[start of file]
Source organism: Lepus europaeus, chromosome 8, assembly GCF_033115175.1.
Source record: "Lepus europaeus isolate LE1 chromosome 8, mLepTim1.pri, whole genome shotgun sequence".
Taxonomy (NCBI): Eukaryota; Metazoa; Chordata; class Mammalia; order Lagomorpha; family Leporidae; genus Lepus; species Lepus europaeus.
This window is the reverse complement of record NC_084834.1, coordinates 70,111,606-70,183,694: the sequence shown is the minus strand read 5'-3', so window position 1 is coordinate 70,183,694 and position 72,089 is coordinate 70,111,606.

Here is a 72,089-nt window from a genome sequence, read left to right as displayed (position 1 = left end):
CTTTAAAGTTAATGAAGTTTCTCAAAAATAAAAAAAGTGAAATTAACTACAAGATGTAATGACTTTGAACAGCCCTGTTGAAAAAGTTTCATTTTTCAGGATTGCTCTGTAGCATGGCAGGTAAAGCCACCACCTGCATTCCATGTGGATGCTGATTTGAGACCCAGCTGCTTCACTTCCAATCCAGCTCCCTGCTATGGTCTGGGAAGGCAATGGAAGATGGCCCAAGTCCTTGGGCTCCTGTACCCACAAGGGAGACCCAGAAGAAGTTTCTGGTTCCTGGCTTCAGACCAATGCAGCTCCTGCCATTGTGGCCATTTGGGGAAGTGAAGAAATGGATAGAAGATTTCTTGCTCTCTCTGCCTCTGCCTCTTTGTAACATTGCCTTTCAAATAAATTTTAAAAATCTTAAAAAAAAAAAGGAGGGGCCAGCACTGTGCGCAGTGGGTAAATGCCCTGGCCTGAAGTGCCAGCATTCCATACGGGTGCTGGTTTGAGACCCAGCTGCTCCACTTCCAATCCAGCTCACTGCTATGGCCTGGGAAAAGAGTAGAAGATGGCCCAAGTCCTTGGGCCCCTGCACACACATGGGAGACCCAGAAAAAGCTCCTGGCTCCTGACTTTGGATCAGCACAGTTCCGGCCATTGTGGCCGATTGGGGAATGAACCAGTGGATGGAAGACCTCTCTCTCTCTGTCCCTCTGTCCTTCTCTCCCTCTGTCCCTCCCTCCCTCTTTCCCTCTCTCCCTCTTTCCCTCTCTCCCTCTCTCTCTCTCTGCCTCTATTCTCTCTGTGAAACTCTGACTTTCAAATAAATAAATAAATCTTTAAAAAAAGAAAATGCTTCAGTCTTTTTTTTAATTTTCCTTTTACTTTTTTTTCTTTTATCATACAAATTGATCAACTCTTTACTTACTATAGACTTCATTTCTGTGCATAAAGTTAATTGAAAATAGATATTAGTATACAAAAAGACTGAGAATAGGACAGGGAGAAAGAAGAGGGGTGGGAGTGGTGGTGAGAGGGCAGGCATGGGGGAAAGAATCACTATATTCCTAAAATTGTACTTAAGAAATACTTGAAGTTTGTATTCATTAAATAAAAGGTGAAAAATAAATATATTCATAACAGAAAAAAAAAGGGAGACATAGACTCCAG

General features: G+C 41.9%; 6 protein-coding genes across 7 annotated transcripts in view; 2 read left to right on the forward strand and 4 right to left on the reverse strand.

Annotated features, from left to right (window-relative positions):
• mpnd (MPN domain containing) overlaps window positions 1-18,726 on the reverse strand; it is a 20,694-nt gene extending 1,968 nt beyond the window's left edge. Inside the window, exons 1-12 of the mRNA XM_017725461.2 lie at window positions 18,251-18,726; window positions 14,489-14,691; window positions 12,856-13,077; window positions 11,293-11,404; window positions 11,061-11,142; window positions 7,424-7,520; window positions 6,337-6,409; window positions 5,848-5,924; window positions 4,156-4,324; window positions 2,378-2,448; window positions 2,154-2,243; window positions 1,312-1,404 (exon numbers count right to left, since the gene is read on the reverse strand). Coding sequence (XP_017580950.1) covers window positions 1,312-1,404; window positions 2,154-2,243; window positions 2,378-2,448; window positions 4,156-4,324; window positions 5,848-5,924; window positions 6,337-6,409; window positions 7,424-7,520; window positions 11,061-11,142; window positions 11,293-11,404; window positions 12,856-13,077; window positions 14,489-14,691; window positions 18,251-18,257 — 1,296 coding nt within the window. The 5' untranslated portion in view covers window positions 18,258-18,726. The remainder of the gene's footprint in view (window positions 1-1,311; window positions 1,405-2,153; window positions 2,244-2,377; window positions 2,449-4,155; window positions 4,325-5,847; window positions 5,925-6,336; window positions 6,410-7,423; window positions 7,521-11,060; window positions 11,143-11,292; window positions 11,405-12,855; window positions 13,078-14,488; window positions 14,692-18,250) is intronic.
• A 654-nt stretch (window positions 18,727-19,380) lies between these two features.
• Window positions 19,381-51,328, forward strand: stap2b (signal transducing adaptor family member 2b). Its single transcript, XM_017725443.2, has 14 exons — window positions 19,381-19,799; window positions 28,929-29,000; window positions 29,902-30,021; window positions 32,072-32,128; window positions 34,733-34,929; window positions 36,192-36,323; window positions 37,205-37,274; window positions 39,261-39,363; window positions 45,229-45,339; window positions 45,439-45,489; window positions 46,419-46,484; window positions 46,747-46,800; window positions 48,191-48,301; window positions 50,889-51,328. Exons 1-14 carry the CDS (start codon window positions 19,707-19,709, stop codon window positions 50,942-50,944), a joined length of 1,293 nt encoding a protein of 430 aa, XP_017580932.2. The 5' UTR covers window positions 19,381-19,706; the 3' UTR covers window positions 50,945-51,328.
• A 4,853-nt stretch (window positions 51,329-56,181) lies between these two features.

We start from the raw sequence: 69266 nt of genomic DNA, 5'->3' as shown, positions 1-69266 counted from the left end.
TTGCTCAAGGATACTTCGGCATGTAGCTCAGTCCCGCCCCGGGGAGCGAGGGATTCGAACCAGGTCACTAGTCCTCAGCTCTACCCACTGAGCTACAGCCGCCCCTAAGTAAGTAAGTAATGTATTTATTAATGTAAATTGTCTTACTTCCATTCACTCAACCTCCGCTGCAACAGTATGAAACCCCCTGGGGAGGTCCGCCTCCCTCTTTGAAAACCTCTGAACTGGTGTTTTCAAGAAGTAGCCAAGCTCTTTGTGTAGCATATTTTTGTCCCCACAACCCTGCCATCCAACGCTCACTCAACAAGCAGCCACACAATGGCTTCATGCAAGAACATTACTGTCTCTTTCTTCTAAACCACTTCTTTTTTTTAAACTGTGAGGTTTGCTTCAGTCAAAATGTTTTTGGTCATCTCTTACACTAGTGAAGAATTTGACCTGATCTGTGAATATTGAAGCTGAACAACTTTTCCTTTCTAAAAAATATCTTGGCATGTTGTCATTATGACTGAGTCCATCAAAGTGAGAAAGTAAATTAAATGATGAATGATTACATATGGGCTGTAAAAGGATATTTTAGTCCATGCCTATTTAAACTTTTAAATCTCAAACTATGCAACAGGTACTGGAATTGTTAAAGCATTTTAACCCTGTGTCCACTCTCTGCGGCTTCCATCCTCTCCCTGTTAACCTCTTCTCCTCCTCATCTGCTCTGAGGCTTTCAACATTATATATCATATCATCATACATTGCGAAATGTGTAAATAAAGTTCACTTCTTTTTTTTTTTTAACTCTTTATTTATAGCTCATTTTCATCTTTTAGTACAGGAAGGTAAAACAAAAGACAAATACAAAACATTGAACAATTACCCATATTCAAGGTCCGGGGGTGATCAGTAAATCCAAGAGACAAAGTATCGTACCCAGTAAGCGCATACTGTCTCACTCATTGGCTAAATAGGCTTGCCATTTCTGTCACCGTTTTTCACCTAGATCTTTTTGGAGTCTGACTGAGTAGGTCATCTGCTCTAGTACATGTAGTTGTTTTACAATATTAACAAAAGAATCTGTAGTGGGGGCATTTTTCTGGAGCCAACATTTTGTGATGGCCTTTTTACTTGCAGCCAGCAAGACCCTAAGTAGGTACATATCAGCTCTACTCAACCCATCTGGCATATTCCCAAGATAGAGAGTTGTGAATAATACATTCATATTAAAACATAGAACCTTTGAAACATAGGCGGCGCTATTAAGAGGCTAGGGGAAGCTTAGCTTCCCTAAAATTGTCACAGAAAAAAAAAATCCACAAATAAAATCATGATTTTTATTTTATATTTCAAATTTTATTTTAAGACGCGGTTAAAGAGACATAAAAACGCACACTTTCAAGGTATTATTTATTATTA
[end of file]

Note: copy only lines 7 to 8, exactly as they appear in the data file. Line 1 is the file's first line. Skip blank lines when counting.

General features: G+C 41.9%; 6 protein-coding genes across 7 annotated transcripts in view; 2 read left to right on the forward strand and 4 right to left on the reverse strand.

Annotated features, from left to right (window-relative positions):